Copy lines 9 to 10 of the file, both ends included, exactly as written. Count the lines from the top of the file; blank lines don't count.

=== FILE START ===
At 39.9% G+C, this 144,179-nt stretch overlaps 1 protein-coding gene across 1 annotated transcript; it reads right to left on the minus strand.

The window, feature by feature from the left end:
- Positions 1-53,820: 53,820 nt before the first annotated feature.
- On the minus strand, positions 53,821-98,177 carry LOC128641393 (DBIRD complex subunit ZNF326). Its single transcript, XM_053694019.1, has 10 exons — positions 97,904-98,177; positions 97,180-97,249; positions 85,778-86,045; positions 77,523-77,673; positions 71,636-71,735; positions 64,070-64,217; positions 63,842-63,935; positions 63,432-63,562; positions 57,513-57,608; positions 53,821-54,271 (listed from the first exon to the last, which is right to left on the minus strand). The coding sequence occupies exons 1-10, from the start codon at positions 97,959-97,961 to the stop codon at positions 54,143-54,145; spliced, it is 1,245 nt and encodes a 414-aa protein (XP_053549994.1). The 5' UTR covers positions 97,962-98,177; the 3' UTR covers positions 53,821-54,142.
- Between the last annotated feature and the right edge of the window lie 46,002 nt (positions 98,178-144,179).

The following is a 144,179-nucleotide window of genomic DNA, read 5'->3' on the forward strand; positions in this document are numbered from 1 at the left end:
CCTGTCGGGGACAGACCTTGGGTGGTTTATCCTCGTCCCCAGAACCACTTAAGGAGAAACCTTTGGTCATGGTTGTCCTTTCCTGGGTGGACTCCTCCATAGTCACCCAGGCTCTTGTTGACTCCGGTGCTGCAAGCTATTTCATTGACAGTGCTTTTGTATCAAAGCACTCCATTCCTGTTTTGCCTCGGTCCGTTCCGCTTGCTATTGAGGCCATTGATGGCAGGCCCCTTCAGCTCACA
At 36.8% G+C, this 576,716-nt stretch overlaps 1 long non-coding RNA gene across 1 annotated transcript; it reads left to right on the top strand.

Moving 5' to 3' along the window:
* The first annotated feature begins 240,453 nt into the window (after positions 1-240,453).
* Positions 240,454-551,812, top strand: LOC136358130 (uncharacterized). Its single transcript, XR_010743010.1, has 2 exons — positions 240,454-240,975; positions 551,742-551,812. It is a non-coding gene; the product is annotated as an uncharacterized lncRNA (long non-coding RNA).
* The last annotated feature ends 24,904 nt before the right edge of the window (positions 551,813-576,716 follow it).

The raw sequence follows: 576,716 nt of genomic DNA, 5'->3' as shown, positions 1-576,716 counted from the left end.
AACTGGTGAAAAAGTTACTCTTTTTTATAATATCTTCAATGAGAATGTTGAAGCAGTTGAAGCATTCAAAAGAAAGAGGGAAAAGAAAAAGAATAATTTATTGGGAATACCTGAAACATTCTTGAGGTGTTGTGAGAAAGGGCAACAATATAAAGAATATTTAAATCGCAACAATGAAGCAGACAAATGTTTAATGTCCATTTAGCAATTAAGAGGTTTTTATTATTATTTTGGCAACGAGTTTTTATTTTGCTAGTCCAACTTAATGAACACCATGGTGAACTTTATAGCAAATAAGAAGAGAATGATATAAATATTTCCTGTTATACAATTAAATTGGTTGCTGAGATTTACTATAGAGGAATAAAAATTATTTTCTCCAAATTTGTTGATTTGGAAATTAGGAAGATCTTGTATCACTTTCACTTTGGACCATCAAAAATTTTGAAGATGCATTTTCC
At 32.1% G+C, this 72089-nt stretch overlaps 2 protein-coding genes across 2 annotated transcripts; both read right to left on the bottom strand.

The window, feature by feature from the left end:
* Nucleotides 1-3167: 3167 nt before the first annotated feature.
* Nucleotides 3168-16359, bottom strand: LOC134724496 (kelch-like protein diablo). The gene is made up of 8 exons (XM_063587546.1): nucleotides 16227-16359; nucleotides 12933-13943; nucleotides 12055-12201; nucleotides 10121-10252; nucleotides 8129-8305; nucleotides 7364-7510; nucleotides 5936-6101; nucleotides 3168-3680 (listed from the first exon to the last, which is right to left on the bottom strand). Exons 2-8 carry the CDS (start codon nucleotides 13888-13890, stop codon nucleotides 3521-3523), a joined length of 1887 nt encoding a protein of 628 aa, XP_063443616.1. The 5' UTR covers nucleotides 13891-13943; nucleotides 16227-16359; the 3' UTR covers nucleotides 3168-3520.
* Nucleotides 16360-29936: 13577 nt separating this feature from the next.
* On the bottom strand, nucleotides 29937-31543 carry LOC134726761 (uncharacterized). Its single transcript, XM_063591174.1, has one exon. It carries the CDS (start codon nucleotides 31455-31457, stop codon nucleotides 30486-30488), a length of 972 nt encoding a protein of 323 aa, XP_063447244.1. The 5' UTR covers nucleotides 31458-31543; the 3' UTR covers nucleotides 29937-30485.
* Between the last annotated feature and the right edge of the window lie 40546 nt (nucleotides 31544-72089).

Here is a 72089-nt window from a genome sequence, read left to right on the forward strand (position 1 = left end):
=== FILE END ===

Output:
Moving 5' to 3' along the window:
* The first annotated feature begins 240,453 nt into the window (after positions 1-240,453).